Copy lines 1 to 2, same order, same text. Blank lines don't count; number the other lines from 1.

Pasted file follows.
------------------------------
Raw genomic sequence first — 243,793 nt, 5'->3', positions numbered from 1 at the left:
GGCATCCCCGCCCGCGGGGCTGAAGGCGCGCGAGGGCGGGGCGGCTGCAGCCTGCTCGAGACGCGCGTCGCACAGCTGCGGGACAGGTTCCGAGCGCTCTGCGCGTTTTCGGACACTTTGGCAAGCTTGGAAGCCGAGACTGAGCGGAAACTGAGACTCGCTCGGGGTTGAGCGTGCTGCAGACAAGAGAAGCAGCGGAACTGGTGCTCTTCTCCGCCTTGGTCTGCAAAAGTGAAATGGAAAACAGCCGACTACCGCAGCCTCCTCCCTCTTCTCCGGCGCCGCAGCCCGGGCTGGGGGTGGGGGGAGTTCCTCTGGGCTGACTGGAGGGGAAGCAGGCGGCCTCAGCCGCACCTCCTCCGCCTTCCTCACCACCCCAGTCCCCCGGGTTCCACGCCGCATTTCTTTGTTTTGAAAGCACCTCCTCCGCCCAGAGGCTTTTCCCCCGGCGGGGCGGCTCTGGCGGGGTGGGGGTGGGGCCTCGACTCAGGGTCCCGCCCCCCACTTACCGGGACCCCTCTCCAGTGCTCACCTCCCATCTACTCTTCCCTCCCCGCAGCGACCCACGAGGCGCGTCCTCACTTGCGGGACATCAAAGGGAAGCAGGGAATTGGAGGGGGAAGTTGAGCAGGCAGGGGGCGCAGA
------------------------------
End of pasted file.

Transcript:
Raw genomic sequence first — 243,793 nt, 5'->3', positions numbered from 1 at the left:
GGCATCCCCGCCCGCGGGGCTGAAGGCGCGCGAGGGCGGGGCGGCTGCAGCCTGCTCGAGACGCGCGTCGCACAGCTGCGGGACAGGTTCCGAGCGCTCTGCGCGTTTTCGGACACTTTGGCAAGCTTGGAAGCCGAGACTGAGCGGAAACTGAGACTCGCTCGGGGTTGAGCGTGCTGCAGACAAGAGAAGCAGCGGAACTGGTGCTCTTCTCCGCCTTGGTCTGCAAAAGTGAAATGGAAAACAGCCGACTACCGCAGCCTCCTCCCTCTTCTCCGGCGCCGCAGCCCGGGCTGGGGGTGGGGGGAGTTCCTCTGGGCTGACTGGAGGGGAAGCAGGCGGCCTCAGCCGCACCTCCTCCGCCTTCCTCACCACCCCAGTCCCCCGGGTTCCACGCCGCATTTCTTTGTTTTGAAAGCACCTCCTCCGCCCAGAGGCTTTTCCCCCGGCGGGGCGGCTCTGGCGGGGTGGGGGTGGGGCCTCGACTCAGGGTCCCGCCCCCCACTTACCGGGACCCCTCTCCAGTGCTCACCTCCCATCTACTCTTCCCTCCCCGCAGCGACCCACGAGGCGCGTCCTCACTTGCGGGACATCAAAGGGAAGCAGGGAATTGGAGGGGGAAGTTGAGCAGGCAGGGGGCGCAGA